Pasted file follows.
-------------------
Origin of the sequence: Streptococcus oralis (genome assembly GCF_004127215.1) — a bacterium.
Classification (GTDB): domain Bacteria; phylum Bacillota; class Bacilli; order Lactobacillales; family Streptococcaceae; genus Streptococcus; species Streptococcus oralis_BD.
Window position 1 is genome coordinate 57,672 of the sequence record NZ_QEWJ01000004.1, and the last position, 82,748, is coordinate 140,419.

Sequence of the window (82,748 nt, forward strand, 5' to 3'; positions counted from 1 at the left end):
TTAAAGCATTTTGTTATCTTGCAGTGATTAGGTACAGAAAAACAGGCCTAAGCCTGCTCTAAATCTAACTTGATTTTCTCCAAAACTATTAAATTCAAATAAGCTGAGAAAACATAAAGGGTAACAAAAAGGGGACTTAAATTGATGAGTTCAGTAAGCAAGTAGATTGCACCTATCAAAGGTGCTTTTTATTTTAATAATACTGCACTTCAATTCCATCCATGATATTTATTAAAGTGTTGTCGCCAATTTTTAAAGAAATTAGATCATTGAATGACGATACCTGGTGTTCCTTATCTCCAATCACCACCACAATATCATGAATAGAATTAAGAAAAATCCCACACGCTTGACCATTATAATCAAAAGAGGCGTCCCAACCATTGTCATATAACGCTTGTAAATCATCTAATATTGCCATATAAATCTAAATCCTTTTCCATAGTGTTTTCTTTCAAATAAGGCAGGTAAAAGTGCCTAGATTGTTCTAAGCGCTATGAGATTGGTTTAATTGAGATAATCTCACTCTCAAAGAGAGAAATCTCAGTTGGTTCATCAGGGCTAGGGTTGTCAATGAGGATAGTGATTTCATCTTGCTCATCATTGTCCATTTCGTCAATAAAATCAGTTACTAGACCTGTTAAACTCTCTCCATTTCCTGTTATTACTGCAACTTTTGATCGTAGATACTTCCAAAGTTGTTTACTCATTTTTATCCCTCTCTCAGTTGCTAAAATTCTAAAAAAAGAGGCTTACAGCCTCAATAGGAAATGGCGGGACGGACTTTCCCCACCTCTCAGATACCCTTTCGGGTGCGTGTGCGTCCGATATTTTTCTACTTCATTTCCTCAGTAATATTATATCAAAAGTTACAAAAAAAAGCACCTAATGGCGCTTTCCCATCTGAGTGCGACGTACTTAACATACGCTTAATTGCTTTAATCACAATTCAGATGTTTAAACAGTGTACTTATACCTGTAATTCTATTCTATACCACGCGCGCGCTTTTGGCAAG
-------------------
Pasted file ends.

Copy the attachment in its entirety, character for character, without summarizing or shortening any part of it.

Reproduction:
Origin of the sequence: Streptococcus oralis (genome assembly GCF_004127215.1) — a bacterium.
Classification (GTDB): domain Bacteria; phylum Bacillota; class Bacilli; order Lactobacillales; family Streptococcaceae; genus Streptococcus; species Streptococcus oralis_BD.
Window position 1 is genome coordinate 57,672 of the sequence record NZ_QEWJ01000004.1, and the last position, 82,748, is coordinate 140,419.

Sequence of the window (82,748 nt, forward strand, 5' to 3'; positions counted from 1 at the left end):
TTAAAGCATTTTGTTATCTTGCAGTGATTAGGTACAGAAAAACAGGCCTAAGCCTGCTCTAAATCTAACTTGATTTTCTCCAAAACTATTAAATTCAAATAAGCTGAGAAAACATAAAGGGTAACAAAAAGGGGACTTAAATTGATGAGTTCAGTAAGCAAGTAGATTGCACCTATCAAAGGTGCTTTTTATTTTAATAATACTGCACTTCAATTCCATCCATGATATTTATTAAAGTGTTGTCGCCAATTTTTAAAGAAATTAGATCATTGAATGACGATACCTGGTGTTCCTTATCTCCAATCACCACCACAATATCATGAATAGAATTAAGAAAAATCCCACACGCTTGACCATTATAATCAAAAGAGGCGTCCCAACCATTGTCATATAACGCTTGTAAATCATCTAATATTGCCATATAAATCTAAATCCTTTTCCATAGTGTTTTCTTTCAAATAAGGCAGGTAAAAGTGCCTAGATTGTTCTAAGCGCTATGAGATTGGTTTAATTGAGATAATCTCACTCTCAAAGAGAGAAATCTCAGTTGGTTCATCAGGGCTAGGGTTGTCAATGAGGATAGTGATTTCATCTTGCTCATCATTGTCCATTTCGTCAATAAAATCAGTTACTAGACCTGTTAAACTCTCTCCATTTCCTGTTATTACTGCAACTTTTGATCGTAGATACTTCCAAAGTTGTTTACTCATTTTTATCCCTCTCTCAGTTGCTAAAATTCTAAAAAAAGAGGCTTACAGCCTCAATAGGAAATGGCGGGACGGACTTTCCCCACCTCTCAGATACCCTTTCGGGTGCGTGTGCGTCCGATATTTTTCTACTTCATTTCCTCAGTAATATTATATCAAAAGTTACAAAAAAAAGCACCTAATGGCGCTTTCCCATCTGAGTGCGACGTACTTAACATACGCTTAATTGCTTTAATCACAATTCAGATGTTTAAACAGTGTACTTATACCTGTAATTCTATTCTATACCACGCGCGCGCTTTTGGCAAG